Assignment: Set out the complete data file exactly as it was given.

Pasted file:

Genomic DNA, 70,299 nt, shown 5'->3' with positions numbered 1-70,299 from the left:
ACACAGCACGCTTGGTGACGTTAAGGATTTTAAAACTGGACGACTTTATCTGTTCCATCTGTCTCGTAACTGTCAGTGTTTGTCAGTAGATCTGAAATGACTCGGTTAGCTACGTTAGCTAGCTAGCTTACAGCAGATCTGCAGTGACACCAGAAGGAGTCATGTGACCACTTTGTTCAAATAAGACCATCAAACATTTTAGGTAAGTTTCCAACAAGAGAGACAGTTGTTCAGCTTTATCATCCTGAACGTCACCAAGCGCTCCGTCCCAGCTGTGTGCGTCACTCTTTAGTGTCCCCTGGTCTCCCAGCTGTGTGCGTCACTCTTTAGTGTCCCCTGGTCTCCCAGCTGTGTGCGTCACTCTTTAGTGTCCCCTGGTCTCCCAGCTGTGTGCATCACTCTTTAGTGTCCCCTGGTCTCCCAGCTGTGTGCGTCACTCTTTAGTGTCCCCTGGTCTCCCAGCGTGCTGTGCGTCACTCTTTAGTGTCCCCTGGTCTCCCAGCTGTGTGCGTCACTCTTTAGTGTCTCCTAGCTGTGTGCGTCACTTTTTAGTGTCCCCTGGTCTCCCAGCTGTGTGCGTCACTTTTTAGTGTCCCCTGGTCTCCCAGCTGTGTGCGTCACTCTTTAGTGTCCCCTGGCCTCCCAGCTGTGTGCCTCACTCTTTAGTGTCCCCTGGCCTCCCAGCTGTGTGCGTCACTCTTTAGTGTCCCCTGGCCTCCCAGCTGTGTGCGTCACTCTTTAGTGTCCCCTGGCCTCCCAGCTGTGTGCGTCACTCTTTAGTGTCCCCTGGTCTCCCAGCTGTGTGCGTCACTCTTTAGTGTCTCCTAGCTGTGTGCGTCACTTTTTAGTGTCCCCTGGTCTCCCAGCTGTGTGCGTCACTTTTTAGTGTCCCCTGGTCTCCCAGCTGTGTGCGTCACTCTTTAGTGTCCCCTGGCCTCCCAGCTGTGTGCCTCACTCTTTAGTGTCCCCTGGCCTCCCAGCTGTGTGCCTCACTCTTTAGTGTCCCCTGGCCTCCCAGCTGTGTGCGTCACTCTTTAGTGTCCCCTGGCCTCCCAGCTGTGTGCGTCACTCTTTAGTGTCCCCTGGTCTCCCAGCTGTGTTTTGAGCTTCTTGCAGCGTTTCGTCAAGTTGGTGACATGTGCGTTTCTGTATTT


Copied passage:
Genomic DNA, 70,299 nt, shown 5'->3' with positions numbered 1-70,299 from the left:
ACACAGCACGCTTGGTGACGTTAAGGATTTTAAAACTGGACGACTTTATCTGTTCCATCTGTCTCGTAACTGTCAGTGTTTGTCAGTAGATCTGAAATGACTCGGTTAGCTACGTTAGCTAGCTAGCTTACAGCAGATCTGCAGTGACACCAGAAGGAGTCATGTGACCACTTTGTTCAAATAAGACCATCAAACATTTTAGGTAAGTTTCCAACAAGAGAGACAGTTGTTCAGCTTTATCATCCTGAACGTCACCAAGCGCTCCGTCCCAGCTGTGTGCGTCACTCTTTAGTGTCCCCTGGTCTCCCAGCTGTGTGCGTCACTCTTTAGTGTCCCCTGGTCTCCCAGCTGTGTGCGTCACTCTTTAGTGTCCCCTGGTCTCCCAGCTGTGTGCATCACTCTTTAGTGTCCCCTGGTCTCCCAGCTGTGTGCGTCACTCTTTAGTGTCCCCTGGTCTCCCAGCGTGCTGTGCGTCACTCTTTAGTGTCCCCTGGTCTCCCAGCTGTGTGCGTCACTCTTTAGTGTCTCCTAGCTGTGTGCGTCACTTTTTAGTGTCCCCTGGTCTCCCAGCTGTGTGCGTCACTTTTTAGTGTCCCCTGGTCTCCCAGCTGTGTGCGTCACTCTTTAGTGTCCCCTGGCCTCCCAGCTGTGTGCCTCACTCTTTAGTGTCCCCTGGCCTCCCAGCTGTGTGCGTCACTCTTTAGTGTCCCCTGGCCTCCCAGCTGTGTGCGTCACTCTTTAGTGTCCCCTGGCCTCCCAGCTGTGTGCGTCACTCTTTAGTGTCCCCTGGTCTCCCAGCTGTGTGCGTCACTCTTTAGTGTCTCCTAGCTGTGTGCGTCACTTTTTAGTGTCCCCTGGTCTCCCAGCTGTGTGCGTCACTTTTTAGTGTCCCCTGGTCTCCCAGCTGTGTGCGTCACTCTTTAGTGTCCCCTGGCCTCCCAGCTGTGTGCCTCACTCTTTAGTGTCCCCTGGCCTCCCAGCTGTGTGCCTCACTCTTTAGTGTCCCCTGGCCTCCCAGCTGTGTGCGTCACTCTTTAGTGTCCCCTGGCCTCCCAGCTGTGTGCGTCACTCTTTAGTGTCCCCTGGTCTCCCAGCTGTGTTTTGAGCTTCTTGCAGCGTTTCGTCAAGTTGGTGACATGTGCGTTTCTGTATTT